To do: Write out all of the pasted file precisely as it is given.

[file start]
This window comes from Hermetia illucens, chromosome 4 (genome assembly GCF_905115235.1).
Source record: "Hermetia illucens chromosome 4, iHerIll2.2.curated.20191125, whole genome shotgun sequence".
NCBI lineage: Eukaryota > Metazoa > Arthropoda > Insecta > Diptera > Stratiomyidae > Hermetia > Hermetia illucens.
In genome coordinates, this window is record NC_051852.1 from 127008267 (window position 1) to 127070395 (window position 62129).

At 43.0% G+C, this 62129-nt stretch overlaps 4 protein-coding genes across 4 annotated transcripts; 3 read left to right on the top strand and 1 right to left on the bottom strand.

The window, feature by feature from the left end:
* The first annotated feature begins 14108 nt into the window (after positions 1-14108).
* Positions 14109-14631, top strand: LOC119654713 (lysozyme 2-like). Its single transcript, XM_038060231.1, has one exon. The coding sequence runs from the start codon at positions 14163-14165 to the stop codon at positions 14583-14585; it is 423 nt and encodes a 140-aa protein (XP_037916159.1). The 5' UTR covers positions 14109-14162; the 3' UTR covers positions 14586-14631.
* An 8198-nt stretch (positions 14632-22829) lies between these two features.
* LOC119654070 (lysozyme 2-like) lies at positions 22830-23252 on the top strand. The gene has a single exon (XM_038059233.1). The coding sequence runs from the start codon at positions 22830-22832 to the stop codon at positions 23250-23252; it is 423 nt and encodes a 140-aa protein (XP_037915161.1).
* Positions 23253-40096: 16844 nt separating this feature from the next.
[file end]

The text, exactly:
This window comes from Hermetia illucens, chromosome 4 (genome assembly GCF_905115235.1).
Source record: "Hermetia illucens chromosome 4, iHerIll2.2.curated.20191125, whole genome shotgun sequence".
NCBI lineage: Eukaryota > Metazoa > Arthropoda > Insecta > Diptera > Stratiomyidae > Hermetia > Hermetia illucens.
In genome coordinates, this window is record NC_051852.1 from 127008267 (window position 1) to 127070395 (window position 62129).

At 43.0% G+C, this 62129-nt stretch overlaps 4 protein-coding genes across 4 annotated transcripts; 3 read left to right on the top strand and 1 right to left on the bottom strand.

The window, feature by feature from the left end:
* The first annotated feature begins 14108 nt into the window (after positions 1-14108).
* Positions 14109-14631, top strand: LOC119654713 (lysozyme 2-like). Its single transcript, XM_038060231.1, has one exon. The coding sequence runs from the start codon at positions 14163-14165 to the stop codon at positions 14583-14585; it is 423 nt and encodes a 140-aa protein (XP_037916159.1). The 5' UTR covers positions 14109-14162; the 3' UTR covers positions 14586-14631.
* An 8198-nt stretch (positions 14632-22829) lies between these two features.
* LOC119654070 (lysozyme 2-like) lies at positions 22830-23252 on the top strand. The gene has a single exon (XM_038059233.1). The coding sequence runs from the start codon at positions 22830-22832 to the stop codon at positions 23250-23252; it is 423 nt and encodes a 140-aa protein (XP_037915161.1).
* Positions 23253-40096: 16844 nt separating this feature from the next.